Those who need more than the quick fix are  just as deserving of our attention- and our help.

 

Going North- the problems of trying to lead a disciplined life.

It is high Summer in Orkney, and I am back again in Scotland once more.

When things are difficult in my life I’ve always headed North. I don’t mean the North of England. That’s pretty much where I come from now. I’ve lived and worked there long enough to be a real ‘Northerner’. When I go South to London I like to broaden my accent a bit for the hell of it. But for most of my life the real North has only existed somewhere in my imagination- a magical place that never seems entirely real until I arrive there- and when I do it isn’t because I’ve reached some point on the map. Its more than that, it’s the sense of peace that infuses first my limbs and then seeps through my body. My heart rate slows down. I can feel the blood pressure in my arteries falling as the valves that constantly drip adrenaline into my system and contribute to my persistent feeling of anxiety are closed down one by one. Not by medication, but by nature. I can stop moving. My skin begins to tingle and itch as the wounds beneath, the invisible ones I’ve carried around most of my life, begin to heal.

Recovery isn’t just about absence of symptoms. Researchers who deal in the currency of symptoms talk about how in depression we pass from ‘normalcy’ (whatever that is) to the experience of ‘disorder’ followed hopefully by ‘response’ to the treatment, ‘remission’ of symptoms (in which they lessen or disappear) and then ‘recovery’, but many of us have ‘residual’ symptoms which wax and wane over time. Similarly psychological therapies are not designed to achieve a ‘cure’ in medical terms. We have to find ways of living with from day to day with our symptoms, problems and unresolved psychological conflicts. Health professionals rarely ask ‘How do you get through the day?’ yet that is such an important question. Every morning when you finally get out of bed, you have to face several hours of being, doing, feeling and interacting before you can get back under the duvet. For me, how to survive this daily experience is central to the process of recovery.

But I’ve never been very disciplined and in many ways I am still a rebellious child. I dislike going to bed. Without my husband to get me up to bed I can sit lost in my thoughts, reading, surfing the net or watching the TV for hours. I can lie in bed half the morning like a teenager.

I have this intention every time I come up here that this time I am going to get myself into some kind of healthy daily regime. There is so much information about the kind of lifestyle I should lead if I am going to learn how to manage my recurrent downswings in mood and loss of energy, which are the first signs that I might be becoming more severely depressed again. I know there are some things I can do to stay well. The list is endless and I know there is some evidence for all of these things: taking regular exercise, getting sufficient sleep for my age, avoiding alcohol and other ‘substances’ and eating a “Mediterranean diet” (not always easy in Scotland- never mind if you are on a low income). I also know that, given my propensity for relapses I should stay on the medication I have taken, in one form or another for more than 20 years, as well as the other tablets I have for my physical health problems. Keeping my mind on track is essential here as I am alone most of the time. It’s a great place to practice the skill of allowing the boxes containing ‘difficult thoughts’ to pass across on the horizon of my mind without having to unpack them. I know there is a lot of rubbish in them that really needs to be thrown out. If I allow a worry to take over my mind here its quite difficult to elude it. My mood soon begins to spiral downwards. These are the skills, based on Mindfulness I began to learn in the Cognitive Therapy I underwent a few years ago, to help manage ruminative thoughts.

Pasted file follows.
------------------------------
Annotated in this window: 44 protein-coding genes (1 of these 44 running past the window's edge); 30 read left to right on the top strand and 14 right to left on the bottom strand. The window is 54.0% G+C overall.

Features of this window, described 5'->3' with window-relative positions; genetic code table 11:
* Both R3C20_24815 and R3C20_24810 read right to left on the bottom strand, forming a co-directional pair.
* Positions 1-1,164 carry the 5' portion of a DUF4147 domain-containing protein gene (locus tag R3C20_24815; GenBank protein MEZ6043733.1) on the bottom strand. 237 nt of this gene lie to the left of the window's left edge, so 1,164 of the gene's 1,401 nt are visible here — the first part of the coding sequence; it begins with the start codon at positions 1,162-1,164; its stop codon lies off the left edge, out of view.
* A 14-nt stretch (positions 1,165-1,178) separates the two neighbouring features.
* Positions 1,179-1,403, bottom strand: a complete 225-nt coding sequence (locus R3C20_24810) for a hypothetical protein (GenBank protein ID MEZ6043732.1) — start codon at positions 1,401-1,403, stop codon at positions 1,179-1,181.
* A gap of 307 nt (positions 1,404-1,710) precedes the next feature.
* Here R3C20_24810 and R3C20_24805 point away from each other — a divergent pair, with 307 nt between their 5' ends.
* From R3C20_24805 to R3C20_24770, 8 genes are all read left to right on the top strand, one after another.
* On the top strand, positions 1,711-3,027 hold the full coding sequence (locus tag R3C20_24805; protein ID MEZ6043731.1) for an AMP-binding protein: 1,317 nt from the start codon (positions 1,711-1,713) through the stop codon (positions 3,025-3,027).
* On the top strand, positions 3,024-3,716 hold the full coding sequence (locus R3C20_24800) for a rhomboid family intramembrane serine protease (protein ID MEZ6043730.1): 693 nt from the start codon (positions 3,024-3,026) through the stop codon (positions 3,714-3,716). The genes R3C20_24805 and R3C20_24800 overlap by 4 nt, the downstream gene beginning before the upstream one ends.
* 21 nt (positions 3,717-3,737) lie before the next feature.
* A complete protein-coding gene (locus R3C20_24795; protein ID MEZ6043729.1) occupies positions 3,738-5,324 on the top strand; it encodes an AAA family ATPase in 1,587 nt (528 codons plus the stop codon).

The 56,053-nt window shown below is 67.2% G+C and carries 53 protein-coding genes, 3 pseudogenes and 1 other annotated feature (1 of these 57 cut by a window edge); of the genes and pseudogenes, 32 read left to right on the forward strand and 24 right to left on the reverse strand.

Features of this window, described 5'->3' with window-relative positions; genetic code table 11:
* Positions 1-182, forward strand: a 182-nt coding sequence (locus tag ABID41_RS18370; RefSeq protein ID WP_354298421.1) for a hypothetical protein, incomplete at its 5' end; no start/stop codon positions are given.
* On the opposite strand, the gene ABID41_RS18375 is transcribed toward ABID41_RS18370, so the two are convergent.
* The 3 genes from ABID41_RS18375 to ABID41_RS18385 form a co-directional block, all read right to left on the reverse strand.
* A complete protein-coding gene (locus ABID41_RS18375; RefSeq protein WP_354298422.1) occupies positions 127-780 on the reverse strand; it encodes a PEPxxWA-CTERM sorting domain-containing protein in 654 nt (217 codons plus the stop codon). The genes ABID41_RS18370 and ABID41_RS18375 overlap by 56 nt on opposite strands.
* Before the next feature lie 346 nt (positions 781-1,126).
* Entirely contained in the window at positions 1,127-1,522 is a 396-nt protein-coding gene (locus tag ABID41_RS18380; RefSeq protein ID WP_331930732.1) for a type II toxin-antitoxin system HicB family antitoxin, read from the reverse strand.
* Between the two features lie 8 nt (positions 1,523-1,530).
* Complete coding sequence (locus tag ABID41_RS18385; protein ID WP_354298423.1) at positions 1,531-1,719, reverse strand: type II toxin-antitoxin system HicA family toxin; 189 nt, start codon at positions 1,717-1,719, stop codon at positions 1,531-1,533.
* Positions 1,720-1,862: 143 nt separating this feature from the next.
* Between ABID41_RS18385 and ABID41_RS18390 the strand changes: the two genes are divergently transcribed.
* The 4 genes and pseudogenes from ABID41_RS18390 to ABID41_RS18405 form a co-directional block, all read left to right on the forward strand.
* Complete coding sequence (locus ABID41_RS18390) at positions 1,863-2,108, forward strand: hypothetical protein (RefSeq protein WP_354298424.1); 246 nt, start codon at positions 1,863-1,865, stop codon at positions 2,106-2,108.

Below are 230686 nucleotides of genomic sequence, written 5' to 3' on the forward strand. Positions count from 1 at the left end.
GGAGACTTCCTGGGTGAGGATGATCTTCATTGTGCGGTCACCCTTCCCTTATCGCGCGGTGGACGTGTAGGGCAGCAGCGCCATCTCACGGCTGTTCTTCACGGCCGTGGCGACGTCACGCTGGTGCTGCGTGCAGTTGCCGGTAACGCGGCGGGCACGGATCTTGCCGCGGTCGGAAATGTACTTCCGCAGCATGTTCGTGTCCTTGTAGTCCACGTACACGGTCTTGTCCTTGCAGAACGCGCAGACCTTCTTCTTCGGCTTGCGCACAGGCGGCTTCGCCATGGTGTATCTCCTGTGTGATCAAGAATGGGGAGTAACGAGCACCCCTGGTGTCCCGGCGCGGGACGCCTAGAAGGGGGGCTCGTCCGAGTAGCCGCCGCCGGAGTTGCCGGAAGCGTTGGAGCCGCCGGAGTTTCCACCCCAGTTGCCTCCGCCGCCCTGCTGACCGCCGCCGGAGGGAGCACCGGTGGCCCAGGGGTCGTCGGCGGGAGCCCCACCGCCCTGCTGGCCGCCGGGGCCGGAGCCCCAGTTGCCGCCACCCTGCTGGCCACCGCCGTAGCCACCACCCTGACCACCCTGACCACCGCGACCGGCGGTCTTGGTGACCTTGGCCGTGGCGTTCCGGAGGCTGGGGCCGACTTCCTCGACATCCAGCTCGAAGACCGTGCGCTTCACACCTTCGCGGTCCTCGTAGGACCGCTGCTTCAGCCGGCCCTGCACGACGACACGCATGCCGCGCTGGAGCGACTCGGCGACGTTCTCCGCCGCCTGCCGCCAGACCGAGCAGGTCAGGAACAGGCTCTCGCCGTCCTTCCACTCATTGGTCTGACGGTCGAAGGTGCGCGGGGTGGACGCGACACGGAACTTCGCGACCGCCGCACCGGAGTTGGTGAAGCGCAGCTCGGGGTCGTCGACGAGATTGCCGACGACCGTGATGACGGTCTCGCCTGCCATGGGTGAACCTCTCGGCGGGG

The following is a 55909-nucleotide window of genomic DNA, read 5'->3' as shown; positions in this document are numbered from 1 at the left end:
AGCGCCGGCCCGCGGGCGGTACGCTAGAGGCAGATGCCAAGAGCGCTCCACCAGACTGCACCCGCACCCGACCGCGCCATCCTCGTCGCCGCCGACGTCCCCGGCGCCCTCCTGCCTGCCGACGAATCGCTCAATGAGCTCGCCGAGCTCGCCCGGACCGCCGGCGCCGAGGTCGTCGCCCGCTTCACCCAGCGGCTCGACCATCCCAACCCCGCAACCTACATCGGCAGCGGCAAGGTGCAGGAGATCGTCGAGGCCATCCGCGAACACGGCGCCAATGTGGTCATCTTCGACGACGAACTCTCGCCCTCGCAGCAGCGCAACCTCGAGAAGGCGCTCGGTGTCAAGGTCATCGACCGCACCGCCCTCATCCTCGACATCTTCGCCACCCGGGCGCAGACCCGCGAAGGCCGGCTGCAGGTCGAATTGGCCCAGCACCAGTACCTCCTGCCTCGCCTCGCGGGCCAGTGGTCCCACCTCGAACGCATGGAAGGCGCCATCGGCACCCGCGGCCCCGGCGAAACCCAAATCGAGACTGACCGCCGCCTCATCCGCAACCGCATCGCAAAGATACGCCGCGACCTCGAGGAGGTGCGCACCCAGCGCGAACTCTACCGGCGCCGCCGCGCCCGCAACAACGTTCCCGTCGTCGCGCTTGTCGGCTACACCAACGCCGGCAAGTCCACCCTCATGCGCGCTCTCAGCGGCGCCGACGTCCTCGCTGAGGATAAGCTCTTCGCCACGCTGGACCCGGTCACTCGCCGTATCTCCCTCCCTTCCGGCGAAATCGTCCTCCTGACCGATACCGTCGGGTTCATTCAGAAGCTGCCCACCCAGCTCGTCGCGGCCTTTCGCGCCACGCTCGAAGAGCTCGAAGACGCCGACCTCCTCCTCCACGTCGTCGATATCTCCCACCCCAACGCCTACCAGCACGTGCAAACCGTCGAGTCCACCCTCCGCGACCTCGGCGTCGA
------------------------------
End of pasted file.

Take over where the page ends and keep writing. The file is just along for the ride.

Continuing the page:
I must get to bed before midnight and up before 8. Eat healthy meals that I have cooked myself. Take some exercise every day. There is a voice inside me saying ‘if you do these things you will not only be well, but you will be good’. But why do I have to be good? I find it impossible to be good all the time. Can anyone truthfully manage that?

So I cannot tell you a satisfying tale of how I did all of these things that I know should help me and they did. I can only say that when I am able to do them, they do.

I am gradually learning to forgive myself for failing to always live up to the targets I set myself for each day. I made them, so I can break them. I don’t have to spend every hour doing something useful- where does that idea come from? I have a choice. It doesn’t really matter if I don’t get any cleaning done until just before I return to Yorkshire. The North is a place where I find it easier to be me because it reflects something about what is inside me- I can see myself reflected in the lochs, the moorland and hills- a little chilly at times and not to everybody’s taste, but perhaps worth discovering. We all have to find a place where we feel we can be ourselves. I need to learn how to carry the essence of it back South with me. The longer I am here, with each visit, the easier it is becoming.